The first week of my second semester in South Korea is officially complete! This semester is shaping up to be very different from my first semester at Yonsei University. In my first semester I took all study abroad courses which are only open to foreign exchange students. Through these courses I got to meet a lot of international students and learn about South Korea’s history, culture, business environment, and language. Learning about South Korea’s history and culture was one of my goals coming to Seoul and I am glad that I had the opportunity to take these classes. However, while I had a great time in all my classes making friends from all over the United States, Sweden, Italy, and the Netherlands, I felt that I missed out on an essential part of the study abroad experience which is making local friends. So, I challenged myself in the second semester to sign up for some standard Yonsei courses open to both exchange students and degree seeking students.
In my second semester I decided to sign up for one or two regular courses. When registration started, I registered for two business courses which would help me to finish my degree at my home university and allow me to meet Korean students. However, between the second and third (and final) registration periods I received an email saying one of my professors had retired and two of my courses had been canceled! On top of that I didn’t get off the waiting list for one of the two business courses I had attempted to join. This sent me into a stressed-out frenzy trying to find courses that still had room. I expanded my search for any course offered in English and open to exchange students.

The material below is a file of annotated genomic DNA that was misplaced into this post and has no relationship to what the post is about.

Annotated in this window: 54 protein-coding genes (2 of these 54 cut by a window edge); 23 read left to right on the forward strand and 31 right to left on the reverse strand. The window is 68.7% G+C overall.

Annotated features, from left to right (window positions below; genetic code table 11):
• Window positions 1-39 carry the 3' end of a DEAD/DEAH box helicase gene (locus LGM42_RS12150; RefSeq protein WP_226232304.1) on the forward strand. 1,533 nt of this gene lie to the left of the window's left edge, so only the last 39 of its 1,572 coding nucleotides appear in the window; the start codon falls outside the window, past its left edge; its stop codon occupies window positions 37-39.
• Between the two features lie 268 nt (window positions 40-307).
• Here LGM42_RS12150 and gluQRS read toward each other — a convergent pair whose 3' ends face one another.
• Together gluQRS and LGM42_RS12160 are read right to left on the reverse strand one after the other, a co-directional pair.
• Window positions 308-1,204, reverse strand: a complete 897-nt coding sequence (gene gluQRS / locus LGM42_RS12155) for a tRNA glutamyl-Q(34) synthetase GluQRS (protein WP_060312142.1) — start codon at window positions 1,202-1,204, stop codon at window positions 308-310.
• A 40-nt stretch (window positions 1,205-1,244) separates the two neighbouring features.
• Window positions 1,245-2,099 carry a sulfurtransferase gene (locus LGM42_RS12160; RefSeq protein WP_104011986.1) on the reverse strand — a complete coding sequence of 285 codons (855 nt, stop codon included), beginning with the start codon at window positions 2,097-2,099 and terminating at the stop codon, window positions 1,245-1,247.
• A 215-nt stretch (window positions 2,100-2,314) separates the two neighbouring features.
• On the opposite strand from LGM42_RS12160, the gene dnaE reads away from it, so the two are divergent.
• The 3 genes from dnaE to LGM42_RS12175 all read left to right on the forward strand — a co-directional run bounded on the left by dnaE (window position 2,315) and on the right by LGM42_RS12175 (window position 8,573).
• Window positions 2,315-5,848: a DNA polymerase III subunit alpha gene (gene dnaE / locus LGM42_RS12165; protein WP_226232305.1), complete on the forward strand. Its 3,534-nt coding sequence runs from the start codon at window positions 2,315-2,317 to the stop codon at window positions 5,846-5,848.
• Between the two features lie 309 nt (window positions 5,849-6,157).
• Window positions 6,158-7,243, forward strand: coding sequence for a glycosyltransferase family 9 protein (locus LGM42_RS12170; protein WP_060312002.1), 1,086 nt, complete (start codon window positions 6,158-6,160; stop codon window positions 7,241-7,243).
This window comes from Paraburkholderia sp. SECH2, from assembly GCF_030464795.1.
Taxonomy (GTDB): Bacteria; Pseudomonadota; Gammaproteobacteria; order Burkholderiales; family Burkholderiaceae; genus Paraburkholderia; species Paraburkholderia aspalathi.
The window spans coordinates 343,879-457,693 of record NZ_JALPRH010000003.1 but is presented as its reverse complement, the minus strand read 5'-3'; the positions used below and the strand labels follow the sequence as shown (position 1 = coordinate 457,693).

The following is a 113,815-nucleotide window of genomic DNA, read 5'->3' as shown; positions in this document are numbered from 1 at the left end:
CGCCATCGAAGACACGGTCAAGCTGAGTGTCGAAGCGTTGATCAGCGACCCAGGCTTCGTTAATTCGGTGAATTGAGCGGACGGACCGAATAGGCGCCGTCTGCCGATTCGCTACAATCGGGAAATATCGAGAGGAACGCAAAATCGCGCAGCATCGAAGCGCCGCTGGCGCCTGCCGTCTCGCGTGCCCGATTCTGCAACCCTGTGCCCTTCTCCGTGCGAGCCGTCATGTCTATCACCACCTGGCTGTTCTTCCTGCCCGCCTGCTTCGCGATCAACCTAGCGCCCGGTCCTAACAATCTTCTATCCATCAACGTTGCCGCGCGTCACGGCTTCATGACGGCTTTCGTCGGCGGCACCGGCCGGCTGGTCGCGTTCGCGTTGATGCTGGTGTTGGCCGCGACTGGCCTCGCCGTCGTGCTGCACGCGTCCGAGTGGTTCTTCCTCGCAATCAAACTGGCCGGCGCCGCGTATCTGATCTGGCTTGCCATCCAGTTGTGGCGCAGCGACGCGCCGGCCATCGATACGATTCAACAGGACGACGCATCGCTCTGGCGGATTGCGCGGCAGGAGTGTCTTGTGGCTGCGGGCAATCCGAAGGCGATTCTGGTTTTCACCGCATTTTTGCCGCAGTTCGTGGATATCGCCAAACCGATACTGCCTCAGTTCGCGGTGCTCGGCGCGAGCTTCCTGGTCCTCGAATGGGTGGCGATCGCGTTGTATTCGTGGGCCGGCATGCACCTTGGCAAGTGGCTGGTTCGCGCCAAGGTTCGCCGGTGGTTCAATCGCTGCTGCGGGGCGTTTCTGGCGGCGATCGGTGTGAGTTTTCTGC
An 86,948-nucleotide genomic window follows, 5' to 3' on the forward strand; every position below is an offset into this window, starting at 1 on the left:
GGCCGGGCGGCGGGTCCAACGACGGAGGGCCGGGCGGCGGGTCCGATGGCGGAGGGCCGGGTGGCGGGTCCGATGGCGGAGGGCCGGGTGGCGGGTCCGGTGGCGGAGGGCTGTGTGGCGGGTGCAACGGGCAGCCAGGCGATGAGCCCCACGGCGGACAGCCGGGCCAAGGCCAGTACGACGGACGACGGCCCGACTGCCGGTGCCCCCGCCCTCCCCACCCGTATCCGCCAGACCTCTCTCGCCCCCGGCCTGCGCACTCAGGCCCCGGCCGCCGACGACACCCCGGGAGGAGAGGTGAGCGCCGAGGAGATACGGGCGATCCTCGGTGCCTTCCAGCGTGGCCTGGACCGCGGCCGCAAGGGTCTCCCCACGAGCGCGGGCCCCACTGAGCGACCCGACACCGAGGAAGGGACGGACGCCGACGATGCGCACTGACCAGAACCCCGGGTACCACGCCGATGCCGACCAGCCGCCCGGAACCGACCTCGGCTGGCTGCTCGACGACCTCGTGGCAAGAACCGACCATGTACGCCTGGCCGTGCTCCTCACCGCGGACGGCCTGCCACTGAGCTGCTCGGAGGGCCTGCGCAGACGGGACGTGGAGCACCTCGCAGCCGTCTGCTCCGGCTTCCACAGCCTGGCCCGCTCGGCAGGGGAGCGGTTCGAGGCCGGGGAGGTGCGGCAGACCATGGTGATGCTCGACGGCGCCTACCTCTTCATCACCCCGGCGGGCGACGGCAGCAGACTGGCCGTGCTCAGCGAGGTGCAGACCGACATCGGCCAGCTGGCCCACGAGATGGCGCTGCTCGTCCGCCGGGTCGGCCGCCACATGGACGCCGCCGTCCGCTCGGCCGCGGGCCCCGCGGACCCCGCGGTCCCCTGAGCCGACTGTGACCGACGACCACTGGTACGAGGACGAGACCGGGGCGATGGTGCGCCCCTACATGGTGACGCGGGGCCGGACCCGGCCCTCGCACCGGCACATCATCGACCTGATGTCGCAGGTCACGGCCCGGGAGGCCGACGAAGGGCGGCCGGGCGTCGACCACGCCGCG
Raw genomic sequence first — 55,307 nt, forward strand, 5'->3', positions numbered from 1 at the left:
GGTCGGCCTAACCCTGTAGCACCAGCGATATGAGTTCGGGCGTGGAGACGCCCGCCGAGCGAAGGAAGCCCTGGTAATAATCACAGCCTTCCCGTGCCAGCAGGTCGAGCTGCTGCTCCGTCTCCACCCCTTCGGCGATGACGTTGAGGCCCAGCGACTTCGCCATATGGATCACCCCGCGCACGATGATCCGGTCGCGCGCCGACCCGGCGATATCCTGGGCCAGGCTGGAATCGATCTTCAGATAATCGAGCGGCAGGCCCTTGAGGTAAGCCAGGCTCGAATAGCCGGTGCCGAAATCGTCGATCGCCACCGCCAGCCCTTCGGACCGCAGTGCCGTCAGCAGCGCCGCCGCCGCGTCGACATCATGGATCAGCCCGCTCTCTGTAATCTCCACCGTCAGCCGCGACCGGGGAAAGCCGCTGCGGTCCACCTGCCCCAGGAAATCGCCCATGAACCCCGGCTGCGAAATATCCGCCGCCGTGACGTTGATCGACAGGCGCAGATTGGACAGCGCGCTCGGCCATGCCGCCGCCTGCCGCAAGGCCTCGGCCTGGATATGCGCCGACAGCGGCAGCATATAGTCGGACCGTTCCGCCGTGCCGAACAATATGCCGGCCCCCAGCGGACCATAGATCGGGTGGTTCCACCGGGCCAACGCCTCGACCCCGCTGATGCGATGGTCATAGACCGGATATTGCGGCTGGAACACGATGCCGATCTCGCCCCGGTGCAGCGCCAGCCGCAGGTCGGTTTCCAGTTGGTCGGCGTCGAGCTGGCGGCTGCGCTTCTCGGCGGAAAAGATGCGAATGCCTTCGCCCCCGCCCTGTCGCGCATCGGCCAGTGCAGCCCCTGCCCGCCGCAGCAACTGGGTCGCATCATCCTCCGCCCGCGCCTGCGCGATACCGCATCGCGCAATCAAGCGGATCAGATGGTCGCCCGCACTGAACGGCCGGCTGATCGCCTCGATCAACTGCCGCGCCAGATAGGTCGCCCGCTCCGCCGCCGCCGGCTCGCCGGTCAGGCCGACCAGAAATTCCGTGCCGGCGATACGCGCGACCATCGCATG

Fortunately, my study abroad program reached out and said I could replace one course with an approved internship. So, I applied for an internship at the Seoul office of an international airline. I have an interview for that next week! In other good news, I was able to find three more courses. My final schedule includes three regular Yonsei courses, two business courses and one education course, and two study abroad courses. My study abroad courses cover international politics from a Korean perspective and digital media (while this course doesn’t sound like it is about Korea, it primarily focuses on Korean companies and issues Korea is dealing with such as the desire to become a smart city). I am hoping my new schedule will allow me to continue to learn more about South Korea, help me complete my degree, and allow me to meet full-time Yonsei students.